Ministry of Water Resources Current Affairs - 2019

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Water Storage Level of 91 Major Reservoirs in India goes down by One Percent 

As per Ministry of Water Resources, the water storage level available in 91 major Indian reservoirs for week ending on 2 May 2019 was 40.592 BCM (Billion cubic meters), which is 25% of total storage capacity of these reservoirs. This was at 26% for week ending on April 25, 2019. This shows decline in water storage level by 1%.

As per yearly comparison, level of water storage in week ending on 2 May 2019 was 115% of storage of corresponding period of last year (i.e. May 2018) and 104% of storage of average of last ten years (i.e. May 2009).

Key Facts

  • Total storage capacity of these 91 reservoirs is 161.993 BCM which is nearly 63% of estimated total storage capacity of 257.812 BCM created in country.
  • 37 out of 91 Reservoirs have hydropower benefit with installed capacity of more than 60 MW.

Storage Status of States (in comparison to corresponding period of 2018)

  • States having better storage are Himachal Pradesh, Punjab, Gujarat, Uttarakhand, Madhya Pradesh, Telangana, Karnataka and Tamil Nadu.
  • States having equal storage are Odisha and Andhra Pradesh and Telangana combined (AP&TG, Two combined projects in both states).
  • States having lesser storage are Rajasthan, Jharkhand, West Bengal, Tripura, Maharashtra, Uttar Pradesh, Chhattisgarh, Andhra Pradesh, and Kerala.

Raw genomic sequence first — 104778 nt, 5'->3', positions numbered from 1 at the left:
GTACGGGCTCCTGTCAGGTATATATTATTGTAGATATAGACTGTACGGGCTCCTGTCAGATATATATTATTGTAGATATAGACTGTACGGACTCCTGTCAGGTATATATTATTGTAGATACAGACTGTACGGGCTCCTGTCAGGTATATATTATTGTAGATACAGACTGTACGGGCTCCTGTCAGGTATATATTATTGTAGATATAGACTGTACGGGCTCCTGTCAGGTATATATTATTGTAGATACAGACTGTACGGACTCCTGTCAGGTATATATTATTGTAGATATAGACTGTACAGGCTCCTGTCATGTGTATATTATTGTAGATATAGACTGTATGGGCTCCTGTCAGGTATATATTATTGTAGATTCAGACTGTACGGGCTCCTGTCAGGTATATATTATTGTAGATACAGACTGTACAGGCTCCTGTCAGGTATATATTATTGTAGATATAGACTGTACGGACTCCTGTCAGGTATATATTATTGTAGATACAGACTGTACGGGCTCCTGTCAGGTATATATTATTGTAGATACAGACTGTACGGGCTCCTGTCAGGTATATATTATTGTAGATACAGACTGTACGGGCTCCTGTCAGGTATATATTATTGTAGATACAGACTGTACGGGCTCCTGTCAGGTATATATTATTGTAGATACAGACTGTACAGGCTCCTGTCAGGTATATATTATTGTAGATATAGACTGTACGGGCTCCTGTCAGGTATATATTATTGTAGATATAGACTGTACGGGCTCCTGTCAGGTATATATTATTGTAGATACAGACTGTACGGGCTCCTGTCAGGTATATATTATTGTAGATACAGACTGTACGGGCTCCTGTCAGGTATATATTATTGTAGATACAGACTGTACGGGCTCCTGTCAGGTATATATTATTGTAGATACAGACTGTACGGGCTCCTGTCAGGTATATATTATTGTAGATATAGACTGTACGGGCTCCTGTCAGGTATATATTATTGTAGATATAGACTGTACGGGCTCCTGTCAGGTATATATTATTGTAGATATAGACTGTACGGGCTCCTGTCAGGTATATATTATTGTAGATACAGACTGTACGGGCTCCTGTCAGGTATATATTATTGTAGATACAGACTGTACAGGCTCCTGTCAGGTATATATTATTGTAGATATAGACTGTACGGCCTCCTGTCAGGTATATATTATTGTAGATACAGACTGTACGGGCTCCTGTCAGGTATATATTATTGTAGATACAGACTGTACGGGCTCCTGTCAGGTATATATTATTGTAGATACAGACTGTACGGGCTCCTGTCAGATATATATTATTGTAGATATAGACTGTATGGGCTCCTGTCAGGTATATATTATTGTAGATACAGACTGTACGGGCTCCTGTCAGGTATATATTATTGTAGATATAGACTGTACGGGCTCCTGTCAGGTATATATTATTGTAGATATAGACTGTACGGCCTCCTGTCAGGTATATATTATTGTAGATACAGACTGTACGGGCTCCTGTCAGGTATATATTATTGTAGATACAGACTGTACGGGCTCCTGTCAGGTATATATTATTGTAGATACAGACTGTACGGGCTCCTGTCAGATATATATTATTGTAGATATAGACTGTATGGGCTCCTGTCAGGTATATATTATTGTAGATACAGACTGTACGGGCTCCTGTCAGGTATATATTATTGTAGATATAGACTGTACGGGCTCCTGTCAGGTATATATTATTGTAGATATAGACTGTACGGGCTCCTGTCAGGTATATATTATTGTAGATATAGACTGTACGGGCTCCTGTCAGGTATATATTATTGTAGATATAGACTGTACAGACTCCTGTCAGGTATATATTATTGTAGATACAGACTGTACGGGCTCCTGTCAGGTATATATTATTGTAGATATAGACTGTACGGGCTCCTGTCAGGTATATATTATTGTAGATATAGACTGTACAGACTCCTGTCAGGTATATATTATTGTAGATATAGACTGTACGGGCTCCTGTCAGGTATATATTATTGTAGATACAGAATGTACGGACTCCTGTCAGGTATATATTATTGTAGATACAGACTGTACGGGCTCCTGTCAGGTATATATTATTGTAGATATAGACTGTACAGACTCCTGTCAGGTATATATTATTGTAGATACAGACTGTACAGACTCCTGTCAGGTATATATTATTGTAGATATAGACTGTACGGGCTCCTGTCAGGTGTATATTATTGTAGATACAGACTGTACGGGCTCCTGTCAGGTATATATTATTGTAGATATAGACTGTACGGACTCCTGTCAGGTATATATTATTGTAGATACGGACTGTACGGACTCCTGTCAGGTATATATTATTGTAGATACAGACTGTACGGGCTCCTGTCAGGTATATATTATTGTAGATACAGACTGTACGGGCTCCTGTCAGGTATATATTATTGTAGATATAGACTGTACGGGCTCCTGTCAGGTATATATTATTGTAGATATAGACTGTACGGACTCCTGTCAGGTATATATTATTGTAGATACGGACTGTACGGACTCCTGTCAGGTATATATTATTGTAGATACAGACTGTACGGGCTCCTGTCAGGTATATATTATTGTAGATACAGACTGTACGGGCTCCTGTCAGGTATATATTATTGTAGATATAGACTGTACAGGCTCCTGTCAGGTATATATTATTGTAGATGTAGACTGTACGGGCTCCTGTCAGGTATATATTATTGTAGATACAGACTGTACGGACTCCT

Month: Categories: Environment & Biodiversity

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Central Monitoring Committee to Prepare National Plan for Polluted Rivers

The National Green Tribunal (NGT) has formed a Central Monitoring Committee to prepare and enforce a national plan to make over 350 river stretches pollution free across the country. River pollution has caused a serious threat to the safety of water and environment.

Order of NGT

  • The committee would comprise representatives of NITI Aayog; secretaries of Ministry of Water Resources, Ministry of Urban Development and Ministry of Environment; the director general of National Mission for Clean Ganga and the Central Pollution Control Board chairman.
  • The Committee will also coordinate with the River Rejuvenation Committees of the states and oversee the execution of the action plans, taking into account the timelines, budgetary mechanism and other factors.
  • Chief Secretaries of states would be the nodal agency at the state level.
  • NGT directed the Ministry of Environment to consider a policy for giving environmental awards to outstanding persons (natural and juristic) and institutions or states and introducing “dis-incentives” for non-compliant states.
  • The Central Monitoring Committee may consider identifying experts, best practices and models for use of treated water, including plan to supply untreated sewage for a price or otherwise so that the concerned needy party can treat and utilise such water as is reportedly being done at Surat in Gujarat, Nagpur in Maharashtra and Bhilwada in Rajasthan or any other place.
  • Use of polluted water in irrigation is a threat to the health of human beings apart from the aquatic flora and fauna. Hence it is necessary to have a regular hygienic survey of the rivers particularly with reference to pathogenic organisms having an impact on human health directly or indirectly and It is necessary to note that biological health of the rivers is an important aspect.
  • There has to be a regular study of the Indian rivers with regard to biological health and its diversity.

The NGT has issued the order after taking note of the article “More river stretches are now critically polluted: CPCB” in the Hindu.

Month: Categories: Environment & BiodiversityUPSC

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